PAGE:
folder structure

for f in * ; do mv -- "$f" "[prefix_]$f" ; done

from stackoverflow

I like to prefix symbols to folders and files when I'm working in a file tree. Those symbols are {_,-,!,`,+} . Apple's macOS Finder will sort a directories files by the File name, starting with the first character: these non-letter character allow sorting by a persistent file property rather than Finder's other, more malleable, options such as File Size or Date Modified, Additionally this doesnt modify the meaning of the name. Each of these prefixes are an operation on a name, each with different meanings:

  • _ a directory which holds fundamental files, README's Licenses, other crucial user files.

    • Dont use it too often, generally just when I'm sharing with other parties

  • - this is a development top level directory and holds a mixture of file types

  • ` reserved for a file that is currently being worked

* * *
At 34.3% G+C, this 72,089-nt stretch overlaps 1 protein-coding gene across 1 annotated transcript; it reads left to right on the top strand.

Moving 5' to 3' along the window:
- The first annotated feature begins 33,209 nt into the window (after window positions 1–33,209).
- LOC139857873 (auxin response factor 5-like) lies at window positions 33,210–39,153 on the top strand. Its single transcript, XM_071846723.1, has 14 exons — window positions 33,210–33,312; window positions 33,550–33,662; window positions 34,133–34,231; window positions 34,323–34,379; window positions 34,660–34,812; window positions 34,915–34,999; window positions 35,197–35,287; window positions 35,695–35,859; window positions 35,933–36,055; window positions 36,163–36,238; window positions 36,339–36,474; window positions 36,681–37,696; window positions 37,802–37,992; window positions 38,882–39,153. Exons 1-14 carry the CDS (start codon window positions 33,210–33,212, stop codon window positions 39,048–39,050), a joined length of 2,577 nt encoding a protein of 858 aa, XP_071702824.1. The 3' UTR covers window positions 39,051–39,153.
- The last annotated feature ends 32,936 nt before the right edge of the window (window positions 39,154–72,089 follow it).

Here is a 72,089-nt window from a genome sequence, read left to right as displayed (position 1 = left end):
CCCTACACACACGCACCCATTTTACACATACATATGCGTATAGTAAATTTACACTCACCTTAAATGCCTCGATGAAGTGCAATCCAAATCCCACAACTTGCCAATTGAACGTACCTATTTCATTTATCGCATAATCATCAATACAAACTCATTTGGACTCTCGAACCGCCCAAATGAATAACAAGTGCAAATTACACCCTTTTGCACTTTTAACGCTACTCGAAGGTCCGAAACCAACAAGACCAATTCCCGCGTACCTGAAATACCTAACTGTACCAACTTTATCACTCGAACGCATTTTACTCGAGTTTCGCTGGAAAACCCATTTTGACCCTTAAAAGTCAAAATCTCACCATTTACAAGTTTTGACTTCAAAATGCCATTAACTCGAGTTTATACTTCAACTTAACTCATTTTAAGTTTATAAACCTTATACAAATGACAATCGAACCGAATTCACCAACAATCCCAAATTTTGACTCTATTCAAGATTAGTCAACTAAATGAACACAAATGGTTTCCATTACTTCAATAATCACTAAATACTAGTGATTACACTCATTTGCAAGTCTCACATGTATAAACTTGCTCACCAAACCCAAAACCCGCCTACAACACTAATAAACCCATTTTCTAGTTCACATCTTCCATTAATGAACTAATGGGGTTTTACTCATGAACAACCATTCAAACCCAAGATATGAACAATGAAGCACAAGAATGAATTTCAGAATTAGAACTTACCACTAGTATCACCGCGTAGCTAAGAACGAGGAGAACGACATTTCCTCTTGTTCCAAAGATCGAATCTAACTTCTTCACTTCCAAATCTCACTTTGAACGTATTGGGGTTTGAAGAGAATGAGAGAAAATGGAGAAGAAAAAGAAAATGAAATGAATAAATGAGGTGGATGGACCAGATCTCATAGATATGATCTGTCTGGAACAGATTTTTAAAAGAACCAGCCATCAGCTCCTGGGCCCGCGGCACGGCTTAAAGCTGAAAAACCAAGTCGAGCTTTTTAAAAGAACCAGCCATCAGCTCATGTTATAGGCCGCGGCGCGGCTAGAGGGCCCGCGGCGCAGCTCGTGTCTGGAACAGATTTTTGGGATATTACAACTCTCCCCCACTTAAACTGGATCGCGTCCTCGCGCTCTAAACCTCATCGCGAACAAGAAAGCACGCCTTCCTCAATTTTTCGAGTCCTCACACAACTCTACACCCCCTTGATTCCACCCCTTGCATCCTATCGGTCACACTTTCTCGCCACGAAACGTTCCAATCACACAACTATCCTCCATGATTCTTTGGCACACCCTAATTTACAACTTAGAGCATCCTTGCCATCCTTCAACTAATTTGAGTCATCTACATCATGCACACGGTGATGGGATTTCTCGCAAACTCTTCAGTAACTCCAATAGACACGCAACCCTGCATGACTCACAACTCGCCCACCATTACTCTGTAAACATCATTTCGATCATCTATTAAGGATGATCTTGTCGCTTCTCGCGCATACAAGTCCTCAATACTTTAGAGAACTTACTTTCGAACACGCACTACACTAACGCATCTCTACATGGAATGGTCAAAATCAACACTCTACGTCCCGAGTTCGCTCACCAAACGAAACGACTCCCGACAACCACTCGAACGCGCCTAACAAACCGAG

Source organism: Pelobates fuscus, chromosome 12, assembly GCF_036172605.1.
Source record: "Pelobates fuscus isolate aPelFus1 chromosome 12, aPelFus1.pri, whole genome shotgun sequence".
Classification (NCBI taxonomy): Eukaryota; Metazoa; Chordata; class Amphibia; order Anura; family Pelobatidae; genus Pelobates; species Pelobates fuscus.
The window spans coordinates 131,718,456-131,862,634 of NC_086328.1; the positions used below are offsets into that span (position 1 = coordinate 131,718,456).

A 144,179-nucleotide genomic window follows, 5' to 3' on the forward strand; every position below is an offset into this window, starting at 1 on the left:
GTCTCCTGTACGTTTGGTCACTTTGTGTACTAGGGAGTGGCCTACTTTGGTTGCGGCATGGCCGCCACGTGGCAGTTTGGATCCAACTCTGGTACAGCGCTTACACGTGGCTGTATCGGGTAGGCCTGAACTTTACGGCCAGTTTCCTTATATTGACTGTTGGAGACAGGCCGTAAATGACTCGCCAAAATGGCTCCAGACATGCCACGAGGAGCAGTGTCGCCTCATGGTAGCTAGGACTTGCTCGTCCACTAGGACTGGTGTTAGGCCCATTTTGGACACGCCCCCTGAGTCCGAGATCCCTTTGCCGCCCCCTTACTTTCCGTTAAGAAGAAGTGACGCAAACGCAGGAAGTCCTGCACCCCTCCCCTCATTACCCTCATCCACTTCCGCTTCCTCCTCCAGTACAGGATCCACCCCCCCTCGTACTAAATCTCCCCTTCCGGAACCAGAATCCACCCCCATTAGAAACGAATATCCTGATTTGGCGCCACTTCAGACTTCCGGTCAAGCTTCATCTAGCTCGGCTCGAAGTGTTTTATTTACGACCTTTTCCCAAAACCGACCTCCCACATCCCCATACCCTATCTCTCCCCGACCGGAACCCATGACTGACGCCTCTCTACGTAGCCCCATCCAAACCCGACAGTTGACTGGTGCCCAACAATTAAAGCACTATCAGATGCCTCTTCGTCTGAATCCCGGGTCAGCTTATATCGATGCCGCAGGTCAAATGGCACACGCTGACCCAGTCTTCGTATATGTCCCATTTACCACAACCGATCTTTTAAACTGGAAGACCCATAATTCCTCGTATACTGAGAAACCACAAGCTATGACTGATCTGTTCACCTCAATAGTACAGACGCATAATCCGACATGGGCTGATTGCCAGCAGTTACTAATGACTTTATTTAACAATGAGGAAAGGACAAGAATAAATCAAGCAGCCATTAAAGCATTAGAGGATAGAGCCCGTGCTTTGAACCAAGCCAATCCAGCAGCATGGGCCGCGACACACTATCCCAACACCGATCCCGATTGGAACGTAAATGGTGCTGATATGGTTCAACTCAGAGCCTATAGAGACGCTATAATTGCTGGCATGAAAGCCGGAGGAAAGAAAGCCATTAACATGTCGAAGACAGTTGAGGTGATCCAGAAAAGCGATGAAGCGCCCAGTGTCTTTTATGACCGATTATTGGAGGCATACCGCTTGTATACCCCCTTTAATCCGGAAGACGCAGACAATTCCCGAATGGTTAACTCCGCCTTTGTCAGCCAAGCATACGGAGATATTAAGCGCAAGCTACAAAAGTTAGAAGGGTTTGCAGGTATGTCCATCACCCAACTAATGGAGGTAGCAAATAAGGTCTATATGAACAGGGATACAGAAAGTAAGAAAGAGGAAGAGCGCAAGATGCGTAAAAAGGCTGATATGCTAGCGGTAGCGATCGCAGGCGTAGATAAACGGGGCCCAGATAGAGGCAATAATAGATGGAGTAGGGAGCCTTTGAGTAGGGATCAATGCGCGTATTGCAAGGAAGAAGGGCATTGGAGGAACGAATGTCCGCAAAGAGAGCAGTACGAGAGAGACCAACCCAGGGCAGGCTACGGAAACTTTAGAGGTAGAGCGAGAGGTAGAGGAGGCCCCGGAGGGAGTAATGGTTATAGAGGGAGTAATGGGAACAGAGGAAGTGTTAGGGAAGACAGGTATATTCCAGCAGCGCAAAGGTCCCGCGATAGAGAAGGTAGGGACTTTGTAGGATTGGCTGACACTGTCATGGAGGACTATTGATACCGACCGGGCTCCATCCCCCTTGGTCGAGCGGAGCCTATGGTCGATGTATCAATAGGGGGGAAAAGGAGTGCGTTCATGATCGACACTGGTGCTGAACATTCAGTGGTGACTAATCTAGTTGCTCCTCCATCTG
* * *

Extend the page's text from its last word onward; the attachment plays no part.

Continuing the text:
• ! for a file that I'm working on but have to leave

  • + directory with a single filetype but is still being used for references

linux follows unix tradition so backslashses are used and capitalization make filenames unique

FHS filesystem heirarchy standard

  • bin binaries needed for single user mode or booting as root

  • sbin system binaries mean for admin

  • boot all the things that are needed for bootloaders

  • dev where devices lives and all hardware

  • etc et cetera or if a menonic edit to configure

  • lib 32 and 64 where libaries live which are referned by biaries in bin and sbin

  • mntother mounted drivesmedia is an offshoot let linux worry about media

  • opt optional folder where manually installed can be put

  • proc or processes or pseudo files are shown by the kernel process named after pid

  • root root users home folder and need special permissions

  • run newer which are used to store ram processes

  • srv server folder which are mounted usually empty

  • sys is system

  • tmp temporary

  • var variable directory which are added such as logs and database kind of folder

  • home

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